I’ve just returned from the third of our “Bishop’s Conversations on the Iraq War.” Thanks to Anne Wheeler and her team for organizing these events. Nearly four hundred Alabama United Methodists engaged in fruitful, prayerful conversation and thereby modeled Wesleyan “Christian Conferencing.”
These conversations were planned to be learning experiences. I told each group, “Here we are going to try to think like Christians about war and this war. We will try to think biblically and in a specifically Christian way.”
I was proud of the way we discussed a passionate, controversial issue. I hope everyone grows in the faith and understanding. I sure did.
Here are some of my learnings:
- It’s a real challenge to think about things as followers of Jesus Christ. It’s much easier to think like Americans of the left or of the right, to ask merely “What works?” or “What do most people think?” It’s a challenge to ask, “What does Jesus require of his followers?” or “What does the Bible say?”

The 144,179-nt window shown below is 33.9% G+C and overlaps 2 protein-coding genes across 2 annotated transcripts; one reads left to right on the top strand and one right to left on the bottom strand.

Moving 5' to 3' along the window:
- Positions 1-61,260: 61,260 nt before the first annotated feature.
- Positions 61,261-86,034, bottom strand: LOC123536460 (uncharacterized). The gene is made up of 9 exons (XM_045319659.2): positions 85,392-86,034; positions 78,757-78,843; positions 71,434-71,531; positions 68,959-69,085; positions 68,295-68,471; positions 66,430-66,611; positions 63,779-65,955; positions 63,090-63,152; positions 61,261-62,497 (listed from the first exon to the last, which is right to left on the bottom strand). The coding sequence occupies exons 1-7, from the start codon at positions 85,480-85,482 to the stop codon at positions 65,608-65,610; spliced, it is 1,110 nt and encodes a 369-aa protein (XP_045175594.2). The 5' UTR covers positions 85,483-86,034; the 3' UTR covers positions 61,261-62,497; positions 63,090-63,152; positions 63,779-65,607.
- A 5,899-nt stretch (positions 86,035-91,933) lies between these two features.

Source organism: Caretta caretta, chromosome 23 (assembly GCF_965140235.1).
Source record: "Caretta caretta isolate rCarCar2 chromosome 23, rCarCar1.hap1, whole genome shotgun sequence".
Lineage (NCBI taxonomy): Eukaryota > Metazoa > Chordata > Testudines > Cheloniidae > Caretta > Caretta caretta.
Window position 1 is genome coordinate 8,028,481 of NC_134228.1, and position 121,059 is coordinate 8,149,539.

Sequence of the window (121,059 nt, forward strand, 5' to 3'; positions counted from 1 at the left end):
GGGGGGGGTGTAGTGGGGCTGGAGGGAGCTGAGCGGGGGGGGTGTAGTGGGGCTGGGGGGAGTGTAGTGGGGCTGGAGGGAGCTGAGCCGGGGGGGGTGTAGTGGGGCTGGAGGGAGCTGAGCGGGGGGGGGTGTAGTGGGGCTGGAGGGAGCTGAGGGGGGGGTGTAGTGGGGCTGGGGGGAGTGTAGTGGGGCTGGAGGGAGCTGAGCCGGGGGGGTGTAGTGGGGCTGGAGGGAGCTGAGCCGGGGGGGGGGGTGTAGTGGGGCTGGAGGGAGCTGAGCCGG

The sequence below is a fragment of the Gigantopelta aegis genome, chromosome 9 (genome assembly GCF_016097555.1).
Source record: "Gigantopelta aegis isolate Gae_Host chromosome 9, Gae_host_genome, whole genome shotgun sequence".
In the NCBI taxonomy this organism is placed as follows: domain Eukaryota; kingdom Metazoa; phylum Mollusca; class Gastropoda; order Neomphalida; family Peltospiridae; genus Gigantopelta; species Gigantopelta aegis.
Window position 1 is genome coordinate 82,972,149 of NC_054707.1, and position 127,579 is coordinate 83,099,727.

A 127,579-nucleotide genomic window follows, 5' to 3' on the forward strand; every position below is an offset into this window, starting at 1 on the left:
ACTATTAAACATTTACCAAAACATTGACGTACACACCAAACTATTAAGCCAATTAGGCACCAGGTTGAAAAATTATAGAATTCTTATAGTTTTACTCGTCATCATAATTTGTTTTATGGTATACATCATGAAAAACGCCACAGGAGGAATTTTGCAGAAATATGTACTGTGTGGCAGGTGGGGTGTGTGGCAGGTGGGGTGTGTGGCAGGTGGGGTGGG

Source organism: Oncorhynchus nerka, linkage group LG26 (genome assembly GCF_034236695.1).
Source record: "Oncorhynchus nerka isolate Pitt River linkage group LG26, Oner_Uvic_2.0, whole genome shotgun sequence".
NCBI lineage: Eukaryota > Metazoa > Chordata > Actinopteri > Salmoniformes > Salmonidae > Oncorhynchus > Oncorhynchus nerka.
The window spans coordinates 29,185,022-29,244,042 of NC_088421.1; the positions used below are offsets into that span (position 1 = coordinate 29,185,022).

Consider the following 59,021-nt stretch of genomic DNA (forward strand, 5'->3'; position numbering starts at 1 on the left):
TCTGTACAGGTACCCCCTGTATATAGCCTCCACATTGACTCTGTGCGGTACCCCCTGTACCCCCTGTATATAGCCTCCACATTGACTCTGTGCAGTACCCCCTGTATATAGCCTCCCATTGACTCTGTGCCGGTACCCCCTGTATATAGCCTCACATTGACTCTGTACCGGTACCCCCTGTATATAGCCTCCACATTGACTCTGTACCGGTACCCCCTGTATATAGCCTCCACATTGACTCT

- There is no Christian consensus on the current war, even though I did find general agreement that scripture and the church’s tradition make war, this war in particular, or any other war, a questionable action for Christians. Christians who defend war as an appropriate response to evil and conflict have got their work cut out for them.
- Among those United Methodists who defend the war as justifiable they are diverse and conflicted in what they think about the war. Many people who believe this war is justified, believe that these who initiated this war have done a terrible job of executing the war. There are many diverse opinions, which is one reason why I don’t think “resolutions” do justice to the complexity of the issue.
- There is widespread regret and even deep repentance among our United Methodist people about this war.
- Many of our people are eager for their pastors and their church to give them help in thinking like Christians about the war. They were grateful that their church had these gatherings, though many felt that such discussion was long overdue.
- Church resolutions, statements by bishops or Annual Conferences about this war may not be as helpful as prayerful, humble, conversation with fellow Christians. (Perhaps I was the one who said that!)
After these experiences around our Conference, I encourage your church to engage in “Christian Conferencing” on this issue. Write Anne Wheeler email@example.com and she can send you some great resources from our church that should be helpful.
William H. Willimon